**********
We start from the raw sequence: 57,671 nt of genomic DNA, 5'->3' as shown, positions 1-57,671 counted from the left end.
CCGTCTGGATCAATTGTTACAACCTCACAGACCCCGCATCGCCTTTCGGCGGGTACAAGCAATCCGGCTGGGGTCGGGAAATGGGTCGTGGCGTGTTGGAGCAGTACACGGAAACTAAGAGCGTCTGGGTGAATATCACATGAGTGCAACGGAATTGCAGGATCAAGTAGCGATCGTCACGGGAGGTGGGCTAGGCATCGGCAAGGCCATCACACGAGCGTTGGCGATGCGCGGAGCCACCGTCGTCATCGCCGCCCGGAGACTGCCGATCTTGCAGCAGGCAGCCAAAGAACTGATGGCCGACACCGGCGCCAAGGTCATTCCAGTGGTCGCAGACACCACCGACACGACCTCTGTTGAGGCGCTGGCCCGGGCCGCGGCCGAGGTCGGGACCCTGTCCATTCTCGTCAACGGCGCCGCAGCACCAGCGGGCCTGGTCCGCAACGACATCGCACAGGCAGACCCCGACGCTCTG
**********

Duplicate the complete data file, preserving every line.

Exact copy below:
We start from the raw sequence: 57,671 nt of genomic DNA, 5'->3' as shown, positions 1-57,671 counted from the left end.
CCGTCTGGATCAATTGTTACAACCTCACAGACCCCGCATCGCCTTTCGGCGGGTACAAGCAATCCGGCTGGGGTCGGGAAATGGGTCGTGGCGTGTTGGAGCAGTACACGGAAACTAAGAGCGTCTGGGTGAATATCACATGAGTGCAACGGAATTGCAGGATCAAGTAGCGATCGTCACGGGAGGTGGGCTAGGCATCGGCAAGGCCATCACACGAGCGTTGGCGATGCGCGGAGCCACCGTCGTCATCGCCGCCCGGAGACTGCCGATCTTGCAGCAGGCAGCCAAAGAACTGATGGCCGACACCGGCGCCAAGGTCATTCCAGTGGTCGCAGACACCACCGACACGACCTCTGTTGAGGCGCTGGCCCGGGCCGCGGCCGAGGTCGGGACCCTGTCCATTCTCGTCAACGGCGCCGCAGCACCAGCGGGCCTGGTCCGCAACGACATCGCACAGGCAGACCCCGACGCTCTG